Hopefully, even if your group didn't come up with many questions for our alums, you've had some time to think about this and have perhaps come up with questions on your own. It's important that folks are asking at least some common questions across our class, thus, on Thursday, in class, we will need to finalize our list of questions. And before we do that, we need a robust set of questions to start with that we can combine, narrow, focus, edit, tweak into a list of 5 to 7 questions you can email your alums and then, either via email or zoom or FaceTime or what have you, get some answers for.
To begin, let me remind you of what you came up with in class on Tuesday:
Draft/possible questions for alums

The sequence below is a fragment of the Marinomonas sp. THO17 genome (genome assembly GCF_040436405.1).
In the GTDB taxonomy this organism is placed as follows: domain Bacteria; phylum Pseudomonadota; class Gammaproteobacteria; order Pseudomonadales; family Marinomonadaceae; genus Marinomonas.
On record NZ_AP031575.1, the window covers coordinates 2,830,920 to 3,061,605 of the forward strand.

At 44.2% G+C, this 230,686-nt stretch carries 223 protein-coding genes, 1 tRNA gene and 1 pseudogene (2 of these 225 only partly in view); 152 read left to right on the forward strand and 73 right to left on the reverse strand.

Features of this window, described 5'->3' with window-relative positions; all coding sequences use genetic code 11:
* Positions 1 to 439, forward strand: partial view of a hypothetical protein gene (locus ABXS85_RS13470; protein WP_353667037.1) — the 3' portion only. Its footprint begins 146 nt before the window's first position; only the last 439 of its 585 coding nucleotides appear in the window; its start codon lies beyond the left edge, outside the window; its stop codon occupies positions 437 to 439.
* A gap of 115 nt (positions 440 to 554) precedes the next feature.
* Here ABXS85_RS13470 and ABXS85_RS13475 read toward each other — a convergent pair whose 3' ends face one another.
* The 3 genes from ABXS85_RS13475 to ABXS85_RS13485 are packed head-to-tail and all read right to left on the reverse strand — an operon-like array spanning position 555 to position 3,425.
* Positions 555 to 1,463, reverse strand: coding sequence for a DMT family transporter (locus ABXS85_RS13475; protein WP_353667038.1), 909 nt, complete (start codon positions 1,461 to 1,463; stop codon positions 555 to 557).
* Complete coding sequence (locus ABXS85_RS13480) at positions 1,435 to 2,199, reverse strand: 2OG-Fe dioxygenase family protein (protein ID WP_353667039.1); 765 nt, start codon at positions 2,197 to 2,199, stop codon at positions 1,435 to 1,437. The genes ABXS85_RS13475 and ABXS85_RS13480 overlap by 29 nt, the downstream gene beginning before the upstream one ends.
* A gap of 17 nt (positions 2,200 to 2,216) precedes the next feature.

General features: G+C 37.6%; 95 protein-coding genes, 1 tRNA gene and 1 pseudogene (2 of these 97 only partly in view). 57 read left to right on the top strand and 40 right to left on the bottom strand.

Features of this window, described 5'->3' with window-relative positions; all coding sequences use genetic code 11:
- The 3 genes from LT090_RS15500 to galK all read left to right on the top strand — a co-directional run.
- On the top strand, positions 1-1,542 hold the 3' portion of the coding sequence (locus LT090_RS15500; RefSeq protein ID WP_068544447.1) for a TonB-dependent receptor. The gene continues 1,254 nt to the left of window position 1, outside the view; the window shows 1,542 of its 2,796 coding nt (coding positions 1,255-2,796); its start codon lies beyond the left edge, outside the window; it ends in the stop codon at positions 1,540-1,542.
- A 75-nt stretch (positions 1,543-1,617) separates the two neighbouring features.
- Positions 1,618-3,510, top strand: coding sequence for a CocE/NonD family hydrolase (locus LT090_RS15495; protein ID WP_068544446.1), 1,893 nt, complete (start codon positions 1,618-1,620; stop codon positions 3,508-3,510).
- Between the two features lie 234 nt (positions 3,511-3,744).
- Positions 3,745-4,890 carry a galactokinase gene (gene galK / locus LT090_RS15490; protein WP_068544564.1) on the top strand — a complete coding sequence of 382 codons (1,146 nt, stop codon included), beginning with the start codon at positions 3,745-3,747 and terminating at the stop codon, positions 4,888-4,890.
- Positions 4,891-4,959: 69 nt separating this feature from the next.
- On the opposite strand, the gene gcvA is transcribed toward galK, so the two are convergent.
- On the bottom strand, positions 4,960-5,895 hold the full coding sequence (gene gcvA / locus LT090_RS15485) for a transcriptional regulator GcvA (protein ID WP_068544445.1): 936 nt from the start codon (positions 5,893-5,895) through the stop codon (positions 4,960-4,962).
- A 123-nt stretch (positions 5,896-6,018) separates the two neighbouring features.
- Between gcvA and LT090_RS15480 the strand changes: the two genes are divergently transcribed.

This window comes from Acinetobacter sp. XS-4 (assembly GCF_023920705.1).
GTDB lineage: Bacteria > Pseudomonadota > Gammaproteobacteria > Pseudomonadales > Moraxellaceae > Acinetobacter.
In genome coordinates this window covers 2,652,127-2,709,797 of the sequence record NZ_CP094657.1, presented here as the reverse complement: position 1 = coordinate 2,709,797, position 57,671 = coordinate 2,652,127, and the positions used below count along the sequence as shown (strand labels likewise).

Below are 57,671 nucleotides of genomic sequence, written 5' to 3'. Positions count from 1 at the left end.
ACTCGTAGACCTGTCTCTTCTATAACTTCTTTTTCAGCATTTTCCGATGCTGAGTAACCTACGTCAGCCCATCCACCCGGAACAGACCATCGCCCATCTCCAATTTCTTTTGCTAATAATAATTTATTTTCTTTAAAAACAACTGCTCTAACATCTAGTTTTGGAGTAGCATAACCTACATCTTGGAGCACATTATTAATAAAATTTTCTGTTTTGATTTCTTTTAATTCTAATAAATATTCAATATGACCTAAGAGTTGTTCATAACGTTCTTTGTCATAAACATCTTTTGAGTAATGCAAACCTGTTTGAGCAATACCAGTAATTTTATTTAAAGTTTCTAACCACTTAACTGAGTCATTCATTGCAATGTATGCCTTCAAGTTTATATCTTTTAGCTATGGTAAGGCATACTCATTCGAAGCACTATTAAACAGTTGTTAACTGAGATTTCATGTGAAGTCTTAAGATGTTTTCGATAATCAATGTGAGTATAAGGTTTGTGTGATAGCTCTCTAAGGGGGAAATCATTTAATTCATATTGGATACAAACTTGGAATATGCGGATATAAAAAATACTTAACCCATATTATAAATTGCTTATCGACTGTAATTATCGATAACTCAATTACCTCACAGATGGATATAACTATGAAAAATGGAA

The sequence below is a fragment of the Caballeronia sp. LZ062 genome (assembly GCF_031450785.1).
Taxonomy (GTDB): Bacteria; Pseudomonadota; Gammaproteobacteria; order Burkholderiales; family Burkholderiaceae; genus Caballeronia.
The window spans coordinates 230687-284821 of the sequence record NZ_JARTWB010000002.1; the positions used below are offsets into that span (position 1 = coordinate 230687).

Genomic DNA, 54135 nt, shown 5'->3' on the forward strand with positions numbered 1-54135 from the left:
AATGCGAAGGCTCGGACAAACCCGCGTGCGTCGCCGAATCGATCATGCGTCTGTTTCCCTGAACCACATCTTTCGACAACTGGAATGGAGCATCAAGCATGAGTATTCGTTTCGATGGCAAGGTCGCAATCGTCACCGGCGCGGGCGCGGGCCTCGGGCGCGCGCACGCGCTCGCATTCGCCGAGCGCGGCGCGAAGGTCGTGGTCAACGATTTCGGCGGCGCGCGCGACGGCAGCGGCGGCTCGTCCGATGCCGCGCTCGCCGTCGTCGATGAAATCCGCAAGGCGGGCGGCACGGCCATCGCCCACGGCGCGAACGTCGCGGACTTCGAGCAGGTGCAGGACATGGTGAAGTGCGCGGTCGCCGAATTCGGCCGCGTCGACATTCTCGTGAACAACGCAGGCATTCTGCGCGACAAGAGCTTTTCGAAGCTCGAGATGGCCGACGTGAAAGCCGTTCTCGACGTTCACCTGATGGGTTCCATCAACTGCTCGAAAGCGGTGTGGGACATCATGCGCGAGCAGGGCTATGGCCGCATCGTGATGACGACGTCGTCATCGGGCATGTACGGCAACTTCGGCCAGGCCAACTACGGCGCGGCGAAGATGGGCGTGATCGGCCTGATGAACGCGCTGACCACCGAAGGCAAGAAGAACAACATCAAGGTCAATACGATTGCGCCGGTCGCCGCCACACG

There is a lot of repetition here and I think that when all is said and done there are really one or two questions that will come out of it.
Here is a question that I always include in this assignment and will again this time. I post it here to give you a sense of of how you might shape your questions in order to elicit more than a few sentences and/or yes/no answers--which will not be helpful to you as you write your paper. Good questions are at the heart of all research, and, in particular, qualitative research (which an interview is).
"if you had to tell one story that summed up your teaching career--one story about a student, about a class, about a year, about a professional experience--what would that one story be and why does it sum up your career?"
WHAT TO POST: Please post one question you want to ask an alum. If you think someone else has posted a good question, you can simply post whose question you think is a good one. Remember, we want roughly 5 to 7 questions to begin with. No need to do anything else and there is no word count. Simply post your question. We'll review and make final selections, word-smithing decisions in class on Thursday.